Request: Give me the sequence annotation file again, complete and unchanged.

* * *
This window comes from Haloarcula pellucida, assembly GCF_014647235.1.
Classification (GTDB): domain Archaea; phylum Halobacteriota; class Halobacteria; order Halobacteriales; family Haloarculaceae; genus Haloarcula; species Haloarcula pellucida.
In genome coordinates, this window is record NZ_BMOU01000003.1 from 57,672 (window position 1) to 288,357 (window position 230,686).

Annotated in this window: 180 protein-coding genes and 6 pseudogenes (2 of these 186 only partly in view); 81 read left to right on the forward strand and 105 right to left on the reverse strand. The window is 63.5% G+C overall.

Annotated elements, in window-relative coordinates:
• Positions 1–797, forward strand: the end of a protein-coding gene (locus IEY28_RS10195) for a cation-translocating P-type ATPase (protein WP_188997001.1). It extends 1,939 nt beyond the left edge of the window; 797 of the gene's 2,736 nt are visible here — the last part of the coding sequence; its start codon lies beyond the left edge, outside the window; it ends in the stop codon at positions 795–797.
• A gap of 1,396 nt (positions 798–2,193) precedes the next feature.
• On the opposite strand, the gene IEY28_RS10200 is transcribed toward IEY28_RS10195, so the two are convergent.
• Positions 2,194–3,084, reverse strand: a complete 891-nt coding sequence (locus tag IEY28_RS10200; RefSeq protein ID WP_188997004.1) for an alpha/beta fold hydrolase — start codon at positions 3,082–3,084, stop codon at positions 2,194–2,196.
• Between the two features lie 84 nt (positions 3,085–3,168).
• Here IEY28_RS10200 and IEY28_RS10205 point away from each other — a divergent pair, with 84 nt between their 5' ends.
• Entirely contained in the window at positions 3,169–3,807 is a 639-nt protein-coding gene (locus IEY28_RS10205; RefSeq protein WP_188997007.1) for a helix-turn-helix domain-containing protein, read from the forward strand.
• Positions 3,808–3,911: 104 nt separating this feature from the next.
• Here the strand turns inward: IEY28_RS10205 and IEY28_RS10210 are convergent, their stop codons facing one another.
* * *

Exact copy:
This window comes from Haloarcula pellucida, assembly GCF_014647235.1.
Classification (GTDB): domain Archaea; phylum Halobacteriota; class Halobacteria; order Halobacteriales; family Haloarculaceae; genus Haloarcula; species Haloarcula pellucida.
In genome coordinates, this window is record NZ_BMOU01000003.1 from 57,672 (window position 1) to 288,357 (window position 230,686).

Annotated in this window: 180 protein-coding genes and 6 pseudogenes (2 of these 186 only partly in view); 81 read left to right on the forward strand and 105 right to left on the reverse strand. The window is 63.5% G+C overall.

Annotated elements, in window-relative coordinates:
• Positions 1–797, forward strand: the end of a protein-coding gene (locus IEY28_RS10195) for a cation-translocating P-type ATPase (protein WP_188997001.1). It extends 1,939 nt beyond the left edge of the window; 797 of the gene's 2,736 nt are visible here — the last part of the coding sequence; its start codon lies beyond the left edge, outside the window; it ends in the stop codon at positions 795–797.
• A gap of 1,396 nt (positions 798–2,193) precedes the next feature.
• On the opposite strand, the gene IEY28_RS10200 is transcribed toward IEY28_RS10195, so the two are convergent.
• Positions 2,194–3,084, reverse strand: a complete 891-nt coding sequence (locus tag IEY28_RS10200; RefSeq protein ID WP_188997004.1) for an alpha/beta fold hydrolase — start codon at positions 3,082–3,084, stop codon at positions 2,194–2,196.
• Between the two features lie 84 nt (positions 3,085–3,168).
• Here IEY28_RS10200 and IEY28_RS10205 point away from each other — a divergent pair, with 84 nt between their 5' ends.
• Entirely contained in the window at positions 3,169–3,807 is a 639-nt protein-coding gene (locus IEY28_RS10205; RefSeq protein WP_188997007.1) for a helix-turn-helix domain-containing protein, read from the forward strand.
• Positions 3,808–3,911: 104 nt separating this feature from the next.
• Here the strand turns inward: IEY28_RS10205 and IEY28_RS10210 are convergent, their stop codons facing one another.